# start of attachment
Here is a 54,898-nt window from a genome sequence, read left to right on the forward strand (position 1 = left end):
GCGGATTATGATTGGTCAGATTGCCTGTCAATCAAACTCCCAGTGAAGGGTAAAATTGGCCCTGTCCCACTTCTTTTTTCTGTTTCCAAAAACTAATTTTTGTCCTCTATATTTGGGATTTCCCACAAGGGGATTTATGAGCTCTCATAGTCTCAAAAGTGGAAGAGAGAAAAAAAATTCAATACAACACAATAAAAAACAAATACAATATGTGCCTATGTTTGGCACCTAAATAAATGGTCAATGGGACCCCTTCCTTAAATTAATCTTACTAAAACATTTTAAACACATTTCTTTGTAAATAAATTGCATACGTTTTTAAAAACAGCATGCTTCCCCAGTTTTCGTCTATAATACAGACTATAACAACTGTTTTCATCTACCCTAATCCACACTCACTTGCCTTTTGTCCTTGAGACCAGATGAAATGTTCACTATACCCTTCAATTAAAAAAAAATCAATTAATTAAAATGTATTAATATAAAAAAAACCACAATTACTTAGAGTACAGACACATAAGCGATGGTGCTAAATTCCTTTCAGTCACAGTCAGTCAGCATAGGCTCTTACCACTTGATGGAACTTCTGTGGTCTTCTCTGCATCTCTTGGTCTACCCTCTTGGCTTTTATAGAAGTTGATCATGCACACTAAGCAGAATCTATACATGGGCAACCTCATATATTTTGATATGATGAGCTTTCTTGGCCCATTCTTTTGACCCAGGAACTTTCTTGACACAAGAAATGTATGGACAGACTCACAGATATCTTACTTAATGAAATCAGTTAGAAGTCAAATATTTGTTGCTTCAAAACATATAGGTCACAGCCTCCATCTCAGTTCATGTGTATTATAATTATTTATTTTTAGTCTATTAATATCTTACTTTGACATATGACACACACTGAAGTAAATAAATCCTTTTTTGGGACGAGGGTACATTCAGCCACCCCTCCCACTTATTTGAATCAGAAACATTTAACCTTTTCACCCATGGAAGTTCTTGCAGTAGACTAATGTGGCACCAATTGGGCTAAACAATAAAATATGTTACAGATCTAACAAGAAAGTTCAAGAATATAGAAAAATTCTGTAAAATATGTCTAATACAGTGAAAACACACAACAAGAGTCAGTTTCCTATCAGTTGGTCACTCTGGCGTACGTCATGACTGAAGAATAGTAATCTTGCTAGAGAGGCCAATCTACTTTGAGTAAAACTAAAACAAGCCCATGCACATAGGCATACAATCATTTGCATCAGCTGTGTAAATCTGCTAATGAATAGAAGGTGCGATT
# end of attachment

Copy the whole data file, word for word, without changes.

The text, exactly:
Here is a 54,898-nt window from a genome sequence, read left to right on the forward strand (position 1 = left end):
GCGGATTATGATTGGTCAGATTGCCTGTCAATCAAACTCCCAGTGAAGGGTAAAATTGGCCCTGTCCCACTTCTTTTTTCTGTTTCCAAAAACTAATTTTTGTCCTCTATATTTGGGATTTCCCACAAGGGGATTTATGAGCTCTCATAGTCTCAAAAGTGGAAGAGAGAAAAAAAATTCAATACAACACAATAAAAAACAAATACAATATGTGCCTATGTTTGGCACCTAAATAAATGGTCAATGGGACCCCTTCCTTAAATTAATCTTACTAAAACATTTTAAACACATTTCTTTGTAAATAAATTGCATACGTTTTTAAAAACAGCATGCTTCCCCAGTTTTCGTCTATAATACAGACTATAACAACTGTTTTCATCTACCCTAATCCACACTCACTTGCCTTTTGTCCTTGAGACCAGATGAAATGTTCACTATACCCTTCAATTAAAAAAAAATCAATTAATTAAAATGTATTAATATAAAAAAAACCACAATTACTTAGAGTACAGACACATAAGCGATGGTGCTAAATTCCTTTCAGTCACAGTCAGTCAGCATAGGCTCTTACCACTTGATGGAACTTCTGTGGTCTTCTCTGCATCTCTTGGTCTACCCTCTTGGCTTTTATAGAAGTTGATCATGCACACTAAGCAGAATCTATACATGGGCAACCTCATATATTTTGATATGATGAGCTTTCTTGGCCCATTCTTTTGACCCAGGAACTTTCTTGACACAAGAAATGTATGGACAGACTCACAGATATCTTACTTAATGAAATCAGTTAGAAGTCAAATATTTGTTGCTTCAAAACATATAGGTCACAGCCTCCATCTCAGTTCATGTGTATTATAATTATTTATTTTTAGTCTATTAATATCTTACTTTGACATATGACACACACTGAAGTAAATAAATCCTTTTTTGGGACGAGGGTACATTCAGCCACCCCTCCCACTTATTTGAATCAGAAACATTTAACCTTTTCACCCATGGAAGTTCTTGCAGTAGACTAATGTGGCACCAATTGGGCTAAACAATAAAATATGTTACAGATCTAACAAGAAAGTTCAAGAATATAGAAAAATTCTGTAAAATATGTCTAATACAGTGAAAACACACAACAAGAGTCAGTTTCCTATCAGTTGGTCACTCTGGCGTACGTCATGACTGAAGAATAGTAATCTTGCTAGAGAGGCCAATCTACTTTGAGTAAAACTAAAACAAGCCCATGCACATAGGCATACAATCATTTGCATCAGCTGTGTAAATCTGCTAATGAATAGAAGGTGCGATT